LARAMIE — A new report shows the number of children without health insurance rising in Wyoming between 2010 and 2016, as the national number of uninsured children was cut in half during the same time frame. Using U.S. Census data provided and interpreted by local professionals, the Kids Count Data Book — published today — shows in both Wyoming and the U.S. as a whole, 8 percent of children were uninsured in 2010.

Throughout the next six years, the national figure fell to 4 percent while Wyoming’s figure rose to 9 percent. One of four measures under the health category, Wyoming’s rise in children without insurance contributed to its ranking as 49th among the states, better than only Alaska.

“When you compare us against the national average, you can see we are worse in every category than the national average,” Wyoming Community Foundation Chief Operating Officer Samin Dadelahi said. Other health categories included low birth-weight babies, child and teen deaths per 100,000 people and teens who abuse alcohol or drugs. But the starkest difference between Wyoming and the national average — its percentage of children without insurance — represents roughly 12,000 children who lack any coverage.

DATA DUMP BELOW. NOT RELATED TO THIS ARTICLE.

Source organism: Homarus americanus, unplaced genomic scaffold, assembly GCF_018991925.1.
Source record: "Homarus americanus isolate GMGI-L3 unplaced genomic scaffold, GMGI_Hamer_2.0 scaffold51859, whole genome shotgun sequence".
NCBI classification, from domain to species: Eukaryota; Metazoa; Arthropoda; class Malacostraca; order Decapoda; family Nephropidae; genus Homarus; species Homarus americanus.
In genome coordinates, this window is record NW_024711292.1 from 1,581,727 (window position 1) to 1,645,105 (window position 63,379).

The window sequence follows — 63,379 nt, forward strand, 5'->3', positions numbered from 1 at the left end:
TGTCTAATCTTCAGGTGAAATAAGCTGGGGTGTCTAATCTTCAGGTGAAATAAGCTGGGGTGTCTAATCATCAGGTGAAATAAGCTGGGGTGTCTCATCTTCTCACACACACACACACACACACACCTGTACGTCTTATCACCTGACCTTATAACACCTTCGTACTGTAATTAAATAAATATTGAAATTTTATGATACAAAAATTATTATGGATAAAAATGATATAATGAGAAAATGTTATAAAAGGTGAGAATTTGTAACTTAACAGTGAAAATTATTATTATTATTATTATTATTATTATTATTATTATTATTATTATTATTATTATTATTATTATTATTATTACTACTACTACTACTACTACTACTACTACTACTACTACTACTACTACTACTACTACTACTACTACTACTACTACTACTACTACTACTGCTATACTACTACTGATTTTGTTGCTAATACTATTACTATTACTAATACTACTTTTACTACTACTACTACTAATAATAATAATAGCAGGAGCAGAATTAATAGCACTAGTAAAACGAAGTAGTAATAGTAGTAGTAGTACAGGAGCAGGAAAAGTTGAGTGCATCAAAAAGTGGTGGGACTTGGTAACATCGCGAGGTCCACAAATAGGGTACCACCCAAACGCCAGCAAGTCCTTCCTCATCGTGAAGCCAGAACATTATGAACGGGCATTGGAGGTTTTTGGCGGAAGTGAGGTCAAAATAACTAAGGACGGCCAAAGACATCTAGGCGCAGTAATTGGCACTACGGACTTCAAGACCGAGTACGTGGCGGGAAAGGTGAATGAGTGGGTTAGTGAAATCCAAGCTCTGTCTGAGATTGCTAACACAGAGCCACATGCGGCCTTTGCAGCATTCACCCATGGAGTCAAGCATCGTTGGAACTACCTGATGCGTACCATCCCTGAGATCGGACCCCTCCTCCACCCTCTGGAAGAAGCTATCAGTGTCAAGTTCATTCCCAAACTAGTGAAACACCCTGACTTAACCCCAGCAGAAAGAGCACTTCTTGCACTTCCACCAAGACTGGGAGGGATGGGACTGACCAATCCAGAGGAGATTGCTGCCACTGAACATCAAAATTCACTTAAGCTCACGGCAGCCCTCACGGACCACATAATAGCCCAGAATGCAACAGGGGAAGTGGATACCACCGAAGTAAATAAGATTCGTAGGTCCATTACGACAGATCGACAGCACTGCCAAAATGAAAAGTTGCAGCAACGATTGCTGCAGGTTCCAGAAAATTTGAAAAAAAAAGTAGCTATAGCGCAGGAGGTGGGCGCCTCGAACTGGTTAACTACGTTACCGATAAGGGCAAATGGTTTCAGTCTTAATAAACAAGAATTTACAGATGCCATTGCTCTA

Dadelahi said Wyoming’s failure to expand Medicaid following passage of the Affordable Care Act was likely a huge contributor. “The national average is going to be based on so many states that actually changed their numbers,” she said.

“And in so many states that adopted Medicaid expansion, they were able to get more coverage for more people, including children. And Wyoming did nothing and nothing happened.” As 33 states and Washington, D.C., adopted Medicaid expansion, the Wyoming Legislature shot down several attempts to expand the federal assistance program for low-income individuals. Read more from…

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